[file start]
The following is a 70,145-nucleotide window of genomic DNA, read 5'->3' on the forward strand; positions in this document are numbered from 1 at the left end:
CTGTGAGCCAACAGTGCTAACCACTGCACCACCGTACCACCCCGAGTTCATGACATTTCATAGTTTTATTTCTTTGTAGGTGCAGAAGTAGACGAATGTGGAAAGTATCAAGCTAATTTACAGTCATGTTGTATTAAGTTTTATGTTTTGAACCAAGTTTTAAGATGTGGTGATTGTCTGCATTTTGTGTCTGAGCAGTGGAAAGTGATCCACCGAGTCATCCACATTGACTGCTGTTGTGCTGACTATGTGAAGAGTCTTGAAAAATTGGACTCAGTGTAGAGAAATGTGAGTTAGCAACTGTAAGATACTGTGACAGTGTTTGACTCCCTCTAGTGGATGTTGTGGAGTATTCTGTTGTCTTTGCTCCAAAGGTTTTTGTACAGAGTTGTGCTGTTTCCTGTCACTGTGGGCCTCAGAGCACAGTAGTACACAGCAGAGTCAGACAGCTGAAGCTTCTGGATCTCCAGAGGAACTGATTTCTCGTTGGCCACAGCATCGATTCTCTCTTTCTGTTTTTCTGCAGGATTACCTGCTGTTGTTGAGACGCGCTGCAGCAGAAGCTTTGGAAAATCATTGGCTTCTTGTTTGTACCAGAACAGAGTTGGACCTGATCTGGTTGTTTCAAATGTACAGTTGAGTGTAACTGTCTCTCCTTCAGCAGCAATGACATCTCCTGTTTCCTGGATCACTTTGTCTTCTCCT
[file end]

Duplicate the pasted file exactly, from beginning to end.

The following is a 70,145-nucleotide window of genomic DNA, read 5'->3' on the forward strand; positions in this document are numbered from 1 at the left end:
CTGTGAGCCAACAGTGCTAACCACTGCACCACCGTACCACCCCGAGTTCATGACATTTCATAGTTTTATTTCTTTGTAGGTGCAGAAGTAGACGAATGTGGAAAGTATCAAGCTAATTTACAGTCATGTTGTATTAAGTTTTATGTTTTGAACCAAGTTTTAAGATGTGGTGATTGTCTGCATTTTGTGTCTGAGCAGTGGAAAGTGATCCACCGAGTCATCCACATTGACTGCTGTTGTGCTGACTATGTGAAGAGTCTTGAAAAATTGGACTCAGTGTAGAGAAATGTGAGTTAGCAACTGTAAGATACTGTGACAGTGTTTGACTCCCTCTAGTGGATGTTGTGGAGTATTCTGTTGTCTTTGCTCCAAAGGTTTTTGTACAGAGTTGTGCTGTTTCCTGTCACTGTGGGCCTCAGAGCACAGTAGTACACAGCAGAGTCAGACAGCTGAAGCTTCTGGATCTCCAGAGGAACTGATTTCTCGTTGGCCACAGCATCGATTCTCTCTTTCTGTTTTTCTGCAGGATTACCTGCTGTTGTTGAGACGCGCTGCAGCAGAAGCTTTGGAAAATCATTGGCTTCTTGTTTGTACCAGAACAGAGTTGGACCTGATCTGGTTGTTTCAAATGTACAGTTGAGTGTAACTGTCTCTCCTTCAGCAGCAATGACATCTCCTGTTTCCTGGATCACTTTGTCTTCTCCT